Updated May, 10th, 2022, added a paragraph on profiling non-UI operations.
Sometimes you may wonder, what’s going on in your database? Why the dashboard is loading slow? Why it takes ages to save the record? Here is our new performance profiler to help!
To start performance profiler, open dropdown menu with your name in top bar. Here, you’ll see Profiler: Off menu item. Click it to start the profiling. The page will reload and yellow bar will indicate the profiling is on.
Now perform actions you want to profile. Switch tabs, edit records, save, whatever. When done, use either user menu or a link in a yellow bar to stop profiling and examine the results.
Let’s start with something simple. Navigate to some view, turn on the profiler and once page refreshes turn it off. You’ll see the results:
And you can save the results to share with TeamDesk support team or other admins of your database.
How to interpret this? We spent 27ms to render the page. This time is counted from first byte we got till the last byte we sent.
There are two sub-entries: Calculate New Record Menu and Render ‘List All’. We do not track every sub-operation but data access as we crunch numbers really fast, but data access is the typical bottleneck. So, from 27ms for the whole page we spend 2ms to calculating actual state of New Record menu displayed under tabs and 7ms to render List All view.
Going deeper, to render the view we needed two requests for data: one to get the records to display, that’s Get View Data and another one, to get number of records and group/grand totals and averages, if any. That’s Get View Totals/Averages. We spent 3ms on each request.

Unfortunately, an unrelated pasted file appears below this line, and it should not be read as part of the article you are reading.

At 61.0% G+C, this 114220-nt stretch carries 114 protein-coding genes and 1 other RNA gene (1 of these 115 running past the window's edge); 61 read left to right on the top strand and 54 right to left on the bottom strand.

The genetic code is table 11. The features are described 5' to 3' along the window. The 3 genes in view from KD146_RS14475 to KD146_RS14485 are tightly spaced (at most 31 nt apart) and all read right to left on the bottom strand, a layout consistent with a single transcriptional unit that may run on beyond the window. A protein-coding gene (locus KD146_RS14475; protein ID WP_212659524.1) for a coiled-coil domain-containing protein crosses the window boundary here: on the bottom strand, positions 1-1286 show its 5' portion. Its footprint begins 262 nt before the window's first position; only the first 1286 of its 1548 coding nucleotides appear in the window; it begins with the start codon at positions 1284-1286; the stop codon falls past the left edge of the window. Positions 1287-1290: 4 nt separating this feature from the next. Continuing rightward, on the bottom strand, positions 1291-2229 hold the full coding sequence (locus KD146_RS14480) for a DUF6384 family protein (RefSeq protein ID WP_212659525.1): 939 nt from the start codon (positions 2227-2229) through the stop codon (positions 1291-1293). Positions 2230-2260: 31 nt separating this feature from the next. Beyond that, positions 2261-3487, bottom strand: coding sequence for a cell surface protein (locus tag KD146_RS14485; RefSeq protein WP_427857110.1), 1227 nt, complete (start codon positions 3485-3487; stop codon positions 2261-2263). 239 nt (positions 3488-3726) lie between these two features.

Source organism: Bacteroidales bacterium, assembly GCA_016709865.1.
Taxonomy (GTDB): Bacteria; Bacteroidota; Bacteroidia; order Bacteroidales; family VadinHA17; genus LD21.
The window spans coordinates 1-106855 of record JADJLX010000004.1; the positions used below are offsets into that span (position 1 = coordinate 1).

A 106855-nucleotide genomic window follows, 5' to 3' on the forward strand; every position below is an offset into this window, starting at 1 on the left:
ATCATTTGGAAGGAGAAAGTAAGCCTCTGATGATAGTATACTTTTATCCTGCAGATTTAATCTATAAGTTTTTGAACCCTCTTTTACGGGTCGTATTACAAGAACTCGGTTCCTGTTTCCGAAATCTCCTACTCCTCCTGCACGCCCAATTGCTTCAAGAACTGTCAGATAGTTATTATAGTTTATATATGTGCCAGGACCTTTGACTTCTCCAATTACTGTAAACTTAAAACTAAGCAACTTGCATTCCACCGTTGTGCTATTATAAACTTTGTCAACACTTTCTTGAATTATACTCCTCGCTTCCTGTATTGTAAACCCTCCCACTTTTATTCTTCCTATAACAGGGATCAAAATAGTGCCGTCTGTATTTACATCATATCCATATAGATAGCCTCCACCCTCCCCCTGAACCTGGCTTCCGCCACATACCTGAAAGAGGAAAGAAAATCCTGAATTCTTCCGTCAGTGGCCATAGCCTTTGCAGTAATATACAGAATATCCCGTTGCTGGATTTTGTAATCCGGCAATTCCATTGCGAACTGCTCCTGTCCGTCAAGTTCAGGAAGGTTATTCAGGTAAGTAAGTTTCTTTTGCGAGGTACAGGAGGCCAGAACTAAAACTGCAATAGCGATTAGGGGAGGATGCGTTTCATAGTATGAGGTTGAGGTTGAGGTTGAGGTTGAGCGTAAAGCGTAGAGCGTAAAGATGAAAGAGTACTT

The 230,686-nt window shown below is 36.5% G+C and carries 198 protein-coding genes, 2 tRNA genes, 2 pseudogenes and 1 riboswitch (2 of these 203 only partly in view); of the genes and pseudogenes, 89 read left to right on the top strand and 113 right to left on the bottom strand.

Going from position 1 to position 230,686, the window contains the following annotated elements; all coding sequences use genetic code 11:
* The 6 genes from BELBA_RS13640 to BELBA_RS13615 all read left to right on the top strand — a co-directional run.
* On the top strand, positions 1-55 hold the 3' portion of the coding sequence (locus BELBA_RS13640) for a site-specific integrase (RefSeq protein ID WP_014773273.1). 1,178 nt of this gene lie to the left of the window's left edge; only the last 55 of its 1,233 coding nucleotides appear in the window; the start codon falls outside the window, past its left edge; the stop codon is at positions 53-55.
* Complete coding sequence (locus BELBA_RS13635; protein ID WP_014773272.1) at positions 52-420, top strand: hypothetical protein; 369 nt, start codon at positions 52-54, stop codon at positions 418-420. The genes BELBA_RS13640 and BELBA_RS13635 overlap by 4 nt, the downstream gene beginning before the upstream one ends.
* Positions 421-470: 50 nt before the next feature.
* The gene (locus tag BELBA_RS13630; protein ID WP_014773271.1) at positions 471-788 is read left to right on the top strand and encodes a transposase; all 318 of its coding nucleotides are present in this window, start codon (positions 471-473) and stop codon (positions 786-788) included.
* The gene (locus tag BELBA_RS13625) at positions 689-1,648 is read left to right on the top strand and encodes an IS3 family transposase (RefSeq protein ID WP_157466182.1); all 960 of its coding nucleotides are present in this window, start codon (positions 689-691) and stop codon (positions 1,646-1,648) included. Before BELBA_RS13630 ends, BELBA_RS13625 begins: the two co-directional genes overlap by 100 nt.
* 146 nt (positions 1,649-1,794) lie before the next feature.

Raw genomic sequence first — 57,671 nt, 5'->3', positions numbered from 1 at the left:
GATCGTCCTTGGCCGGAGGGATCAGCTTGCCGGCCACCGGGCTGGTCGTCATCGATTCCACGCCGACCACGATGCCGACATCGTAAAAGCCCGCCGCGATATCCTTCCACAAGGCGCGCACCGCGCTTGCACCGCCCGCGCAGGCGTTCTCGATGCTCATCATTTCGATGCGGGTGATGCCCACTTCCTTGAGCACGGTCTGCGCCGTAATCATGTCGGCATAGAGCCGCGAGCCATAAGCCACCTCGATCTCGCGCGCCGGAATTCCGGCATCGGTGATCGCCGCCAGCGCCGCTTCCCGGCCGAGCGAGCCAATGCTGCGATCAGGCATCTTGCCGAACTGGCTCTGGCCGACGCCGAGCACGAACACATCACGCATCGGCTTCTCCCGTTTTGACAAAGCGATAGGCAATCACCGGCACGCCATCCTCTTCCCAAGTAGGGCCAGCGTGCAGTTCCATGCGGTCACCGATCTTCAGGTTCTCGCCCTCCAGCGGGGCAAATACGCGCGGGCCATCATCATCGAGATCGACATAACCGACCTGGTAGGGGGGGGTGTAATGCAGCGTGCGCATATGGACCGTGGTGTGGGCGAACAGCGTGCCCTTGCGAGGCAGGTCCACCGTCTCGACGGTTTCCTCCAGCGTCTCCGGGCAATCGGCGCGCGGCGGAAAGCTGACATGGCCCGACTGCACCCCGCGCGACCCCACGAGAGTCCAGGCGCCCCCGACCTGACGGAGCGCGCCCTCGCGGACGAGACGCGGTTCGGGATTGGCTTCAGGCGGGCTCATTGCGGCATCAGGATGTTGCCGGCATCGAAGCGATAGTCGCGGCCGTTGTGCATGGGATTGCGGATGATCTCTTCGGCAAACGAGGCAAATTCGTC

Simple enough? Let’s try preview form with details:
Here it takes two web requests to display the page. First is to render master record with one data access request. Second is to display detail view for the master record, it’s the same as displaying just the view, we discussed above.
Edit form? Easy!
Here we see we needed one data request to get the record to edit and another one to populate the dropdown.
But where profiler really shines is to track what’s happening on save and custom buttons.
As a sample database we took Copy Record with Details and Sub-Details which has fairly complex copy logic. And now you have a chance to look on how internals works.
The button executes three actions – one to copy master record, one to copy the details and one to copy sub-details. Latter two actions use RecordSet columns to get the list of records to copy and repeat the action on each source record. It is all visible in profiler. There are two detail records to copy (we expanded one to see sub-operations, another one is collapsed). And there are four sub-detail records to copy.
Triggers and associated actions, web requests made by Call URL actions will all be visible in profiler results.
For non-UI parts such as periodic and time-dependent triggers, view subscriptions, webhooks, and REST API calls we collect profiler data automatically. Link to the profiler data is added to corresponding log entries.
The profiler simply collects the performance samples from the code we execute and does not alter your data or the way we process it in any way.